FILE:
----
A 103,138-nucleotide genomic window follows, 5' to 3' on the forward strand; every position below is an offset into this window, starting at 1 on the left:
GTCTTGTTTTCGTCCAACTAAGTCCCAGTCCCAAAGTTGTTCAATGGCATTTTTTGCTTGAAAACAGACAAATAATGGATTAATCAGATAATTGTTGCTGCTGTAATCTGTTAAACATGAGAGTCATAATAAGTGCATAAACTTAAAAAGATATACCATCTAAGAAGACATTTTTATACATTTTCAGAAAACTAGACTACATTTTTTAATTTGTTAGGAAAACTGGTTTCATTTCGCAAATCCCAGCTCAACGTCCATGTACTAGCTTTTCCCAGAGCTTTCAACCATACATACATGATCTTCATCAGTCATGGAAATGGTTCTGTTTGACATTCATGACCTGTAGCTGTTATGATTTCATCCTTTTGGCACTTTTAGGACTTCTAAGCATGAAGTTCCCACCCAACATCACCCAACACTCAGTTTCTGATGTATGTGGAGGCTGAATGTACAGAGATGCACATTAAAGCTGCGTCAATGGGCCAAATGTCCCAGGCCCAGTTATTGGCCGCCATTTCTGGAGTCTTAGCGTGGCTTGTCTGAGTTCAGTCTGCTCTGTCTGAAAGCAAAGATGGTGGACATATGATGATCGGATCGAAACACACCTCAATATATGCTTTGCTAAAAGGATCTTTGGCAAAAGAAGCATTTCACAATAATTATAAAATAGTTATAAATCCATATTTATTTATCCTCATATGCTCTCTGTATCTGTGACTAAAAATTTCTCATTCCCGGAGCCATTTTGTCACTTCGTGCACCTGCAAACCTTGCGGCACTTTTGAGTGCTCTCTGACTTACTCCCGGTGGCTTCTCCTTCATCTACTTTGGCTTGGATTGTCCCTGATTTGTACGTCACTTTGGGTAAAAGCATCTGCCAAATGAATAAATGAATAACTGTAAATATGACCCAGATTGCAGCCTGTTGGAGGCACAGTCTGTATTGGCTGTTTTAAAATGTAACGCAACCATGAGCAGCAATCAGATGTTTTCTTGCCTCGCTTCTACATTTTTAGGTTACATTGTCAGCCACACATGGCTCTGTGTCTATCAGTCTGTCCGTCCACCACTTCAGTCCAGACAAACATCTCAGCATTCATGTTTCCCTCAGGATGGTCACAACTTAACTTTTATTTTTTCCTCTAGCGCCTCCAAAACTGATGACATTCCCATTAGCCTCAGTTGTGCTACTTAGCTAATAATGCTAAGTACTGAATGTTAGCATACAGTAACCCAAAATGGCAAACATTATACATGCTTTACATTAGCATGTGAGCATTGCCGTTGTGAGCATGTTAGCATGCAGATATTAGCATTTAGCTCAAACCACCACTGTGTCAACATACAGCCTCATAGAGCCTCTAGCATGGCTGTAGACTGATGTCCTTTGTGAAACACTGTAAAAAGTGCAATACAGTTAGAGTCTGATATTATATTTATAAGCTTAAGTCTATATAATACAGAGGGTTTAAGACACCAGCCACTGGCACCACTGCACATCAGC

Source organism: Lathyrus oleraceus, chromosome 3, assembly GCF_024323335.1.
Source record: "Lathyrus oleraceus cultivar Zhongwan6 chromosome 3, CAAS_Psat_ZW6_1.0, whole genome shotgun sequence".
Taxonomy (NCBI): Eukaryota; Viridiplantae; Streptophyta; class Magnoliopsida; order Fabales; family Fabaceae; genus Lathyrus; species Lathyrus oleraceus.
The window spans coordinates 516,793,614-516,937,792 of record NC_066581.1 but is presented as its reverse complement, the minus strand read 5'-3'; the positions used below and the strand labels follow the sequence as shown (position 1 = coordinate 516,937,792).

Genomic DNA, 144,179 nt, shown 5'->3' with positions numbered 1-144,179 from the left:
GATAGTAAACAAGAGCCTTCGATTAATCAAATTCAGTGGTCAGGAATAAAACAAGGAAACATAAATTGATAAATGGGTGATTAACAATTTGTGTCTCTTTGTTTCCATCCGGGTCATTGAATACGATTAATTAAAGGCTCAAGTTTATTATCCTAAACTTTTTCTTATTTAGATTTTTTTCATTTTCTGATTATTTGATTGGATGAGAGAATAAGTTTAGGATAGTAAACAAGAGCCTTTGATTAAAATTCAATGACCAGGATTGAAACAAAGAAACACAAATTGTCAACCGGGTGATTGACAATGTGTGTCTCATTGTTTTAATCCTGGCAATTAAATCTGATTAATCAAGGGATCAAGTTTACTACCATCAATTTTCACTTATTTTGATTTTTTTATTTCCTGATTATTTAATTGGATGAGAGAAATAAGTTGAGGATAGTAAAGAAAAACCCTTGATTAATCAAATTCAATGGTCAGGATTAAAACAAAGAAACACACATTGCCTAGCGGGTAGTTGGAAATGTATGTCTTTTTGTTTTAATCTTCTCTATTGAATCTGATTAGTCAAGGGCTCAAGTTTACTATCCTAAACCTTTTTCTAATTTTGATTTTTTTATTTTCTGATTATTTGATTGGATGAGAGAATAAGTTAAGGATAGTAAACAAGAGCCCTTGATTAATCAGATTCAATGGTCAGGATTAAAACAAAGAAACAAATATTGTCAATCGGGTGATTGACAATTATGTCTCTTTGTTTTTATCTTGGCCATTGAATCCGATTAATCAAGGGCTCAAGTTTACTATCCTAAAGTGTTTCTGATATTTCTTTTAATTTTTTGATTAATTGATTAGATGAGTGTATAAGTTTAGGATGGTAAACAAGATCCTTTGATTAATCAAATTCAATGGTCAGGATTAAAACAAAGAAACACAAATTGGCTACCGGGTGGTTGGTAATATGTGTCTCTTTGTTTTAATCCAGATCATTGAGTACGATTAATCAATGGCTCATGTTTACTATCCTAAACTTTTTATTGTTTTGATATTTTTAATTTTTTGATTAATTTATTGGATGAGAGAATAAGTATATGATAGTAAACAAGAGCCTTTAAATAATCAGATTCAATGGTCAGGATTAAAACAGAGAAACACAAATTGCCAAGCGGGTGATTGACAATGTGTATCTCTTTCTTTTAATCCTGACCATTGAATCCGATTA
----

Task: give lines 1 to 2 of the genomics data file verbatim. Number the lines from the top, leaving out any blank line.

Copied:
A 103,138-nucleotide genomic window follows, 5' to 3' on the forward strand; every position below is an offset into this window, starting at 1 on the left:
GTCTTGTTTTCGTCCAACTAAGTCCCAGTCCCAAAGTTGTTCAATGGCATTTTTTGCTTGAAAACAGACAAATAATGGATTAATCAGATAATTGTTGCTGCTGTAATCTGTTAAACATGAGAGTCATAATAAGTGCATAAACTTAAAAAGATATACCATCTAAGAAGACATTTTTATACATTTTCAGAAAACTAGACTACATTTTTTAATTTGTTAGGAAAACTGGTTTCATTTCGCAAATCCCAGCTCAACGTCCATGTACTAGCTTTTCCCAGAGCTTTCAACCATACATACATGATCTTCATCAGTCATGGAAATGGTTCTGTTTGACATTCATGACCTGTAGCTGTTATGATTTCATCCTTTTGGCACTTTTAGGACTTCTAAGCATGAAGTTCCCACCCAACATCACCCAACACTCAGTTTCTGATGTATGTGGAGGCTGAATGTACAGAGATGCACATTAAAGCTGCGTCAATGGGCCAAATGTCCCAGGCCCAGTTATTGGCCGCCATTTCTGGAGTCTTAGCGTGGCTTGTCTGAGTTCAGTCTGCTCTGTCTGAAAGCAAAGATGGTGGACATATGATGATCGGATCGAAACACACCTCAATATATGCTTTGCTAAAAGGATCTTTGGCAAAAGAAGCATTTCACAATAATTATAAAATAGTTATAAATCCATATTTATTTATCCTCATATGCTCTCTGTATCTGTGACTAAAAATTTCTCATTCCCGGAGCCATTTTGTCACTTCGTGCACCTGCAAACCTTGCGGCACTTTTGAGTGCTCTCTGACTTACTCCCGGTGGCTTCTCCTTCATCTACTTTGGCTTGGATTGTCCCTGATTTGTACGTCACTTTGGGTAAAAGCATCTGCCAAATGAATAAATGAATAACTGTAAATATGACCCAGATTGCAGCCTGTTGGAGGCACAGTCTGTATTGGCTGTTTTAAAATGTAACGCAACCATGAGCAGCAATCAGATGTTTTCTTGCCTCGCTTCTACATTTTTAGGTTACATTGTCAGCCACACATGGCTCTGTGTCTATCAGTCTGTCCGTCCACCACTTCAGTCCAGACAAACATCTCAGCATTCATGTTTCCCTCAGGATGGTCACAACTTAACTTTTATTTTTTCCTCTAGCGCCTCCAAAACTGATGACATTCCCATTAGCCTCAGTTGTGCTACTTAGCTAATAATGCTAAGTACTGAATGTTAGCATACAGTAACCCAAAATGGCAAACATTATACATGCTTTACATTAGCATGTGAGCATTGCCGTTGTGAGCATGTTAGCATGCAGATATTAGCATTTAGCTCAAACCACCACTGTGTCAACATACAGCCTCATAGAGCCTCTAGCATGGCTGTAGACTGATGTCCTTTGTGAAACACTGTAAAAAGTGCAATACAGTTAGAGTCTGATATTATATTTATAAGCTTAAGTCTATATAATACAGAGGGTTTAAGACACCAGCCACTGGCACCACTGCACATCAGC